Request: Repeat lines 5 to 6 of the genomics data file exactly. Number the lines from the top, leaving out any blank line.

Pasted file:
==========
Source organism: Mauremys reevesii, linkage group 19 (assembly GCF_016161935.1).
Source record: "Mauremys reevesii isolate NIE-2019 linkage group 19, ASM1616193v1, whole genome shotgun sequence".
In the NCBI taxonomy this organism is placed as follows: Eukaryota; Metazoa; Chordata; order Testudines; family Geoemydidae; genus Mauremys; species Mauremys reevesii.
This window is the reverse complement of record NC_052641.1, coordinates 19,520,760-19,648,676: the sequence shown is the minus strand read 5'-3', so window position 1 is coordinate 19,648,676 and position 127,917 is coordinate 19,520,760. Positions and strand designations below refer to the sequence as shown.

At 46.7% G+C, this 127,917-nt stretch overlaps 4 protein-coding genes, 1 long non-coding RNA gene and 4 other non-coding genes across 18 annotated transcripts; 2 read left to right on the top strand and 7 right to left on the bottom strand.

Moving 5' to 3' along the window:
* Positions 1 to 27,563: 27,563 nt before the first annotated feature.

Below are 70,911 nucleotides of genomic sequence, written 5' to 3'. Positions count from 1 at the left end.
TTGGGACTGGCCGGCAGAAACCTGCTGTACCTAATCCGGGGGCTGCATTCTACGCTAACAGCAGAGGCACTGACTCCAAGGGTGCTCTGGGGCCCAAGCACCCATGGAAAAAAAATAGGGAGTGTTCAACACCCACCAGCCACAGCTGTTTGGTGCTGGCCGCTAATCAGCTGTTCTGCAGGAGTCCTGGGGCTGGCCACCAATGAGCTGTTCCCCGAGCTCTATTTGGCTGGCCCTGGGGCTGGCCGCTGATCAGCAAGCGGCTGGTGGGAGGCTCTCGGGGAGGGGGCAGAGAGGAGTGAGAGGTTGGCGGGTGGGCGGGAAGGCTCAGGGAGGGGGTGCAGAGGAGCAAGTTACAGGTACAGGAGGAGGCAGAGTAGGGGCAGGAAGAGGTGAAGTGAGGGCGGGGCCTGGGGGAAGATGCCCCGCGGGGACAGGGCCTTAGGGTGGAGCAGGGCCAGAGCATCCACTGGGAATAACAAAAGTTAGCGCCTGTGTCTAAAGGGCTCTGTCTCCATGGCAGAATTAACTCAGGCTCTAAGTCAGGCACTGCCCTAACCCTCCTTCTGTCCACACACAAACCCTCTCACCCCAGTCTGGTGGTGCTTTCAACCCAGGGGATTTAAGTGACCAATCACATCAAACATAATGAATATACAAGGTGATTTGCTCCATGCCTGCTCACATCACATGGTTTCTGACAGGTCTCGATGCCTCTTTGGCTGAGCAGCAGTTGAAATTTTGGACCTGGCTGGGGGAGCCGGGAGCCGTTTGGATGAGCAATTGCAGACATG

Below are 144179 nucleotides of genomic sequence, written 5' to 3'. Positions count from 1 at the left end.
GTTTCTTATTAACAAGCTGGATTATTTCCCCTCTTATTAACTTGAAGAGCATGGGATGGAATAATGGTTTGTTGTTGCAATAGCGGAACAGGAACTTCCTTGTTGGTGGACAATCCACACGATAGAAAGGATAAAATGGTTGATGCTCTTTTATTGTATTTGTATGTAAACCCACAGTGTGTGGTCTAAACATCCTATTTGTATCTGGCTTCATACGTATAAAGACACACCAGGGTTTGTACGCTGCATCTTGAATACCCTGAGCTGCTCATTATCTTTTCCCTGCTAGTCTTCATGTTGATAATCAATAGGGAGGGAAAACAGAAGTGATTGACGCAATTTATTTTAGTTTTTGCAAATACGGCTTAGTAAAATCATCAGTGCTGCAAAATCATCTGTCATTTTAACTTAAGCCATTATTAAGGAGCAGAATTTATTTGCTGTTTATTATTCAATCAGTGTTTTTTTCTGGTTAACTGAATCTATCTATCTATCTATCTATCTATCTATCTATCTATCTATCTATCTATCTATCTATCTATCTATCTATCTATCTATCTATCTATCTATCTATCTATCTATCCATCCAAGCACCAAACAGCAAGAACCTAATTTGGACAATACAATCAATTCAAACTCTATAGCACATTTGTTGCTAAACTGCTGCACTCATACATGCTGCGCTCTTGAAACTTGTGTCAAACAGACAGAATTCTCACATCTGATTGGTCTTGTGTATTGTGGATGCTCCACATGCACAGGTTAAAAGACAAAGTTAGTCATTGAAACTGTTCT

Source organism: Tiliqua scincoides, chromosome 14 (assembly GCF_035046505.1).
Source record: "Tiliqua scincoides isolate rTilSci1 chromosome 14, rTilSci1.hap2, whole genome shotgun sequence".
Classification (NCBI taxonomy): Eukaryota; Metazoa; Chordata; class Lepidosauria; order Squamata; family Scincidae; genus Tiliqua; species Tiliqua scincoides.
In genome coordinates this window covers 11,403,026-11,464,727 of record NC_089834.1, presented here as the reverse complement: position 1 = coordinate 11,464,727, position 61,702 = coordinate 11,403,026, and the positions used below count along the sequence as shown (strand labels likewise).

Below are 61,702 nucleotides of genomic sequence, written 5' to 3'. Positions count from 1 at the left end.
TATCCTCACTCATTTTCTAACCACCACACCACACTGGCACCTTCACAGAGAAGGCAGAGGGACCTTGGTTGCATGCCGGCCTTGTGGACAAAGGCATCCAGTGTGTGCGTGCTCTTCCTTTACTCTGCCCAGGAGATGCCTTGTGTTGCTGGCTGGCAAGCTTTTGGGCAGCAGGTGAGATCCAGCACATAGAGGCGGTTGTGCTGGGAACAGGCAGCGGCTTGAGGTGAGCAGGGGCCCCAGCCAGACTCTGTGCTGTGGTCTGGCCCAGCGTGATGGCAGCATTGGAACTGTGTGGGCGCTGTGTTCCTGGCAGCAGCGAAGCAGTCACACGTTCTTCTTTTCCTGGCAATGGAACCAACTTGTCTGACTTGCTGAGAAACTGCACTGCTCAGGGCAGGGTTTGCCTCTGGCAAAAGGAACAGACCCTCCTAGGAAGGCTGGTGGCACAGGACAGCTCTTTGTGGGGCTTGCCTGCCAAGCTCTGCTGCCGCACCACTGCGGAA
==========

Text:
At 46.7% G+C, this 127,917-nt stretch overlaps 4 protein-coding genes, 1 long non-coding RNA gene and 4 other non-coding genes across 18 annotated transcripts; 2 read left to right on the top strand and 7 right to left on the bottom strand.

Moving 5' to 3' along the window: